Title: James White
Director: Josh Mond
Starring: Christopher Abbott, Cynthia Nixon, Scott Mescudi, Mackenzie Leigh, David Call, Ron Livingston
Growing up is not easy, and that makes a character with a stunted sense of maturity perfect for the focus of a film. Usually, this character makes an appearance in comedies, with an exaggerated childishness prohibiting his or her development used to humorous effect. Portraying a similar situation in a drama can be just as compelling if not even more so, but it is underlined with a certain sadness. James White is the story of a man who has avoided becoming an independent adult due to his circumstances and a lack of desire on his part to accept the reality of his life, and it is most definitely not a comedy.
James (Abbott) is first seen sweating through the night at a club, acting as a disc jockey. He walks outside into an unexpected daylight and hops into a cab to the Upper West Side in New York City. He arrives at a shiva being held by his mother for the father who she divorced years earlier. James is wearing a sweatshirt and looks distinctly out of place, surrounded by sympathetic mourners dressed in suits. This moment is definitive of James and his behavior: never appropriate for the situation and not helped at all by his indifference to what others think about him.
Grieving for a lost parent provides the impetus for James’ mother (Cynthia Nixon) to encourage him to get his life together and become independent. A vacation to Mexico puts him in the right mindset, but a return of his mother’s cancer while he is away undoes all the positivity he has accomplished. By the nature of his situation, James must become more mature and try to grapple with the difficulty of what is happening and the fact that he is powerless to stop it. James is not in control, and seeing him lose his cool is not a pretty sight.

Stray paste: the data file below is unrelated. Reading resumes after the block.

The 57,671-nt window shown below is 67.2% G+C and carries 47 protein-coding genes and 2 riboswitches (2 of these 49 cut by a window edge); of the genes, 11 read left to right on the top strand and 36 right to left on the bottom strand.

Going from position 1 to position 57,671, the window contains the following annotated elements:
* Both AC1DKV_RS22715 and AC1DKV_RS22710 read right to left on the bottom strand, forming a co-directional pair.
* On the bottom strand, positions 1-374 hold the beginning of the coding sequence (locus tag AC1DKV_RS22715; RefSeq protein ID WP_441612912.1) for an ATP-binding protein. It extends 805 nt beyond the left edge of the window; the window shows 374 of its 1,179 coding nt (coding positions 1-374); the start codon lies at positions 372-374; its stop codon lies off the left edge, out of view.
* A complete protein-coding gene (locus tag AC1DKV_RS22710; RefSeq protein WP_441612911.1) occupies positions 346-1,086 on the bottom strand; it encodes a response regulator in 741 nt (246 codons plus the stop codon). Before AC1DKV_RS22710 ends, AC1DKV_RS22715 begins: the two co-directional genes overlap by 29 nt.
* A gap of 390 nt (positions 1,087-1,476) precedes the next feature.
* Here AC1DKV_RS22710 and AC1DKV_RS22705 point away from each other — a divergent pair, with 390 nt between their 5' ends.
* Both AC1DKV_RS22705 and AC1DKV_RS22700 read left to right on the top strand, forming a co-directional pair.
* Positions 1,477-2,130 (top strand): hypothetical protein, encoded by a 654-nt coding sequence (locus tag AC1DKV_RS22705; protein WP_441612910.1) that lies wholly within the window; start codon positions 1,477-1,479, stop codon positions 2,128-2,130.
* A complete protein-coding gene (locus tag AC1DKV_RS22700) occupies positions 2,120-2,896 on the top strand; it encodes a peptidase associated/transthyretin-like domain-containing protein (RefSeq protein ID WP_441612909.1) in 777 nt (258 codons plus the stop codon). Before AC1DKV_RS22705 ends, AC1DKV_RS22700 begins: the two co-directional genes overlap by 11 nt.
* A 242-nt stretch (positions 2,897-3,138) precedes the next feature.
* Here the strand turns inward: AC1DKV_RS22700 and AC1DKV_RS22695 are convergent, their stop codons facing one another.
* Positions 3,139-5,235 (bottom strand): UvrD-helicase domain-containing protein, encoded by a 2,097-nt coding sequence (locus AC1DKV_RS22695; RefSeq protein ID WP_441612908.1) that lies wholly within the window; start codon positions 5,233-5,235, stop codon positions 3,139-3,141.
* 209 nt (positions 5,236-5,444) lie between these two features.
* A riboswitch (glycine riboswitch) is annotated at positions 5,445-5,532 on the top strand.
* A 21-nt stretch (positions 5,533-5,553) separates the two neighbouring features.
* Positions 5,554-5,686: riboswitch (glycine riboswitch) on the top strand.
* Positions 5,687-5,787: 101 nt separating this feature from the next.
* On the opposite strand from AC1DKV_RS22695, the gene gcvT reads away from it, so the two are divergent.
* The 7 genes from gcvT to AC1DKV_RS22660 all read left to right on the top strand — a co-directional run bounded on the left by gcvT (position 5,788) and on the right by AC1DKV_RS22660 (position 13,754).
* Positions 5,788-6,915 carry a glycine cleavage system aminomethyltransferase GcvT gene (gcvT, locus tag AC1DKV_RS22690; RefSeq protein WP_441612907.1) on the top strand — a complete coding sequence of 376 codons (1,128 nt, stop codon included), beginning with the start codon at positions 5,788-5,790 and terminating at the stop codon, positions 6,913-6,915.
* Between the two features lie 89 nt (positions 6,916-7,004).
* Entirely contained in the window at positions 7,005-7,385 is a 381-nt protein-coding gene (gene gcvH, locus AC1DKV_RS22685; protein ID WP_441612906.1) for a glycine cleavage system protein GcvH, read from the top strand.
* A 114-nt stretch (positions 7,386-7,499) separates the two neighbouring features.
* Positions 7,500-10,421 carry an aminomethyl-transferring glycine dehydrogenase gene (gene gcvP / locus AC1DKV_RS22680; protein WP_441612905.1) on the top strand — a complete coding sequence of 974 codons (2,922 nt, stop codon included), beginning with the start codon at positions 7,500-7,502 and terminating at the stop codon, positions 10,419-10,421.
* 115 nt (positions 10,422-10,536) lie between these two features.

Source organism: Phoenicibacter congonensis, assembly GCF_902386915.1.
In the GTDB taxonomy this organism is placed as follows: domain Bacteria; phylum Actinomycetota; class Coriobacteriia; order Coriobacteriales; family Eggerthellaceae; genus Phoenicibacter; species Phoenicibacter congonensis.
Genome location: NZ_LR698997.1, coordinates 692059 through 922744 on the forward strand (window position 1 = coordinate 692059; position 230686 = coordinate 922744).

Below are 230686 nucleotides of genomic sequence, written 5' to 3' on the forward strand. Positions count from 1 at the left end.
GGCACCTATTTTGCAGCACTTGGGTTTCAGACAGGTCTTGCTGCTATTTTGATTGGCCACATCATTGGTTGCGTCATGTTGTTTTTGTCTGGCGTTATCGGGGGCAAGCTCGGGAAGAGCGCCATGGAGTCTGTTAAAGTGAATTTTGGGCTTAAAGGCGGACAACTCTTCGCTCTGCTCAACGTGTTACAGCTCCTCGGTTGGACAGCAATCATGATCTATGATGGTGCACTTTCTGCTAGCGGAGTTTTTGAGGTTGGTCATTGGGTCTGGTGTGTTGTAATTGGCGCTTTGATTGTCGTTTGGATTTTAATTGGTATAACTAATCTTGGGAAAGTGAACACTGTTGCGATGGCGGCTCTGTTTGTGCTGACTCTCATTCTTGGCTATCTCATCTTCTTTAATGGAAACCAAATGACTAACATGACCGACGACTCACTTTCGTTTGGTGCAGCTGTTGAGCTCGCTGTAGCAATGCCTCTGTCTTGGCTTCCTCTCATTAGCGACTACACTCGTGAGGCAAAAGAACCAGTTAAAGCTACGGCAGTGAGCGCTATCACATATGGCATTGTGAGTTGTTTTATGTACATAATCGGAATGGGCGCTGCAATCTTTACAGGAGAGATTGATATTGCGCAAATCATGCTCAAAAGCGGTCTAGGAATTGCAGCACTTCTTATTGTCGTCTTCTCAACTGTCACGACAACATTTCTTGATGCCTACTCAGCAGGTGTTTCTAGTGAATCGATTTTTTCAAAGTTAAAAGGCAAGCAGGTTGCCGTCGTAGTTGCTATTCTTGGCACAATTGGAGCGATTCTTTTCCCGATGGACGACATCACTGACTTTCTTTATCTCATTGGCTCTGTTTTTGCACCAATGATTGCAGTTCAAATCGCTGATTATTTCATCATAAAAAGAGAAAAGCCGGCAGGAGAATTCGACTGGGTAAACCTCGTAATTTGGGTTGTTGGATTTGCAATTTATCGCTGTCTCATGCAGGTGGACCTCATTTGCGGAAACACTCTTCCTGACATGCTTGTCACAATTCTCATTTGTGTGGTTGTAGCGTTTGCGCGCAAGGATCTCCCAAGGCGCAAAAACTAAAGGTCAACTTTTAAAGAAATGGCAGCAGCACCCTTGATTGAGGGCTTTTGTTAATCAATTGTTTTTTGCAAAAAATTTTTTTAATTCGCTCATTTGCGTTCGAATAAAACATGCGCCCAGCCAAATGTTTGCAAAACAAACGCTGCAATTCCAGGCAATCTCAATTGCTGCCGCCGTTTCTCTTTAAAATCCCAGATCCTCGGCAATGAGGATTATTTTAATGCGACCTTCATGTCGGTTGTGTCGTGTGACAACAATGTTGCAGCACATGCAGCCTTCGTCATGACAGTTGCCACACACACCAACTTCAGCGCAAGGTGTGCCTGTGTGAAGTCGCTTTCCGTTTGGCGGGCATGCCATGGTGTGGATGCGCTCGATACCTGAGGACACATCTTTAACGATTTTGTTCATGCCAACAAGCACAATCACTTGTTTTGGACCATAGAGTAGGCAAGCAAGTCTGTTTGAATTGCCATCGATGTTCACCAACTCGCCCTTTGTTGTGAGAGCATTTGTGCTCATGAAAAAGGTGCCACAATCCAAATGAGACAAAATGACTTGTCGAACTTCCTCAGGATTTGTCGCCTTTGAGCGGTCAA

Abbott, who has been a regular at Sundance the past few years and who previously starred in HBO’s Girls, has just the right demeanor to play James as a deeply flawed protagonist, one who is entirely unapologetic for how he behaves towards other people yet does not seem confident in himself either. It feels as if James recognizes that he is not his best self, but he is not taking active steps to change that. Abbott’s performance is genuine, intense, and sympathetic. Nixon delivers an excruciating turn opposite him as a woman suffering deeply, which makes the film difficult to watch. Close cinematography gives the film a very personal feel, and it can be accurately described as an intimate experience. It is not the kind of film that seems destined for a happy ending or even a conclusion that indicates change may be on the horizon, but rather a portrait of a flawed young man who many New Yorkers and twentysomethings everywhere may well be able to relate to more than they might expect.
This Sundance NEXT entry has held several public screenings in Park City thus far, with one more scheduled.
Written by Abe Fried-Tanzer